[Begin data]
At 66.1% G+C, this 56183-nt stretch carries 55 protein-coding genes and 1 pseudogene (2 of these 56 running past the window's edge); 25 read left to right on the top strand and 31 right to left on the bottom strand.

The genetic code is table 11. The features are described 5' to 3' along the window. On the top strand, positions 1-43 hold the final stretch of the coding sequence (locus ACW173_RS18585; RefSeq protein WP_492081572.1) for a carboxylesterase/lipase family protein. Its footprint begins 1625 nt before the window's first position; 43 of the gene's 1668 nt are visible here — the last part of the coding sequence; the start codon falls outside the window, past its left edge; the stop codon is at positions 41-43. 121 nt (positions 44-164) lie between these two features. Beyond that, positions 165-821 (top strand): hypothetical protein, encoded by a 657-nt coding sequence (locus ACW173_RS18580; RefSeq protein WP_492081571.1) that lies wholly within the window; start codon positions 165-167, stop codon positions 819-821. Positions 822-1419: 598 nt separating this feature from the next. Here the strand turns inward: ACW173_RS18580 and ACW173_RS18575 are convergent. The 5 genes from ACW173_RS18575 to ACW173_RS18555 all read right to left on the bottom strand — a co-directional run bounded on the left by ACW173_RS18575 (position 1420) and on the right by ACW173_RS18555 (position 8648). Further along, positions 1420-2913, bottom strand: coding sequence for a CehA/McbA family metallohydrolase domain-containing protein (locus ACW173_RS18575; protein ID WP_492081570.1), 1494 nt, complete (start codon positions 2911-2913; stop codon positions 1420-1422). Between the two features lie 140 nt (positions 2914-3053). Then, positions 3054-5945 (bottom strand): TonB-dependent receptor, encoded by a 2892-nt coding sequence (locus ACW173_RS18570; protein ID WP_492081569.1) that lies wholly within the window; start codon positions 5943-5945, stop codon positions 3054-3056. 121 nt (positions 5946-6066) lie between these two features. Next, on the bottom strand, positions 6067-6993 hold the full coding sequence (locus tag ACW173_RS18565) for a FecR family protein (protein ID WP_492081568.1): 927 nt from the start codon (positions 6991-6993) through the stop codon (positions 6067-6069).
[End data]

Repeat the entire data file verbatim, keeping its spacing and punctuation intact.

At 66.1% G+C, this 56183-nt stretch carries 55 protein-coding genes and 1 pseudogene (2 of these 56 running past the window's edge); 25 read left to right on the top strand and 31 right to left on the bottom strand.

The genetic code is table 11. The features are described 5' to 3' along the window. On the top strand, positions 1-43 hold the final stretch of the coding sequence (locus ACW173_RS18585; RefSeq protein WP_492081572.1) for a carboxylesterase/lipase family protein. Its footprint begins 1625 nt before the window's first position; 43 of the gene's 1668 nt are visible here — the last part of the coding sequence; the start codon falls outside the window, past its left edge; the stop codon is at positions 41-43. 121 nt (positions 44-164) lie between these two features. Beyond that, positions 165-821 (top strand): hypothetical protein, encoded by a 657-nt coding sequence (locus ACW173_RS18580; RefSeq protein WP_492081571.1) that lies wholly within the window; start codon positions 165-167, stop codon positions 819-821. Positions 822-1419: 598 nt separating this feature from the next. Here the strand turns inward: ACW173_RS18580 and ACW173_RS18575 are convergent. The 5 genes from ACW173_RS18575 to ACW173_RS18555 all read right to left on the bottom strand — a co-directional run bounded on the left by ACW173_RS18575 (position 1420) and on the right by ACW173_RS18555 (position 8648). Further along, positions 1420-2913, bottom strand: coding sequence for a CehA/McbA family metallohydrolase domain-containing protein (locus ACW173_RS18575; protein ID WP_492081570.1), 1494 nt, complete (start codon positions 2911-2913; stop codon positions 1420-1422). Between the two features lie 140 nt (positions 2914-3053). Then, positions 3054-5945 (bottom strand): TonB-dependent receptor, encoded by a 2892-nt coding sequence (locus ACW173_RS18570; protein ID WP_492081569.1) that lies wholly within the window; start codon positions 5943-5945, stop codon positions 3054-3056. 121 nt (positions 5946-6066) lie between these two features. Next, on the bottom strand, positions 6067-6993 hold the full coding sequence (locus tag ACW173_RS18565) for a FecR family protein (protein ID WP_492081568.1): 927 nt from the start codon (positions 6991-6993) through the stop codon (positions 6067-6069).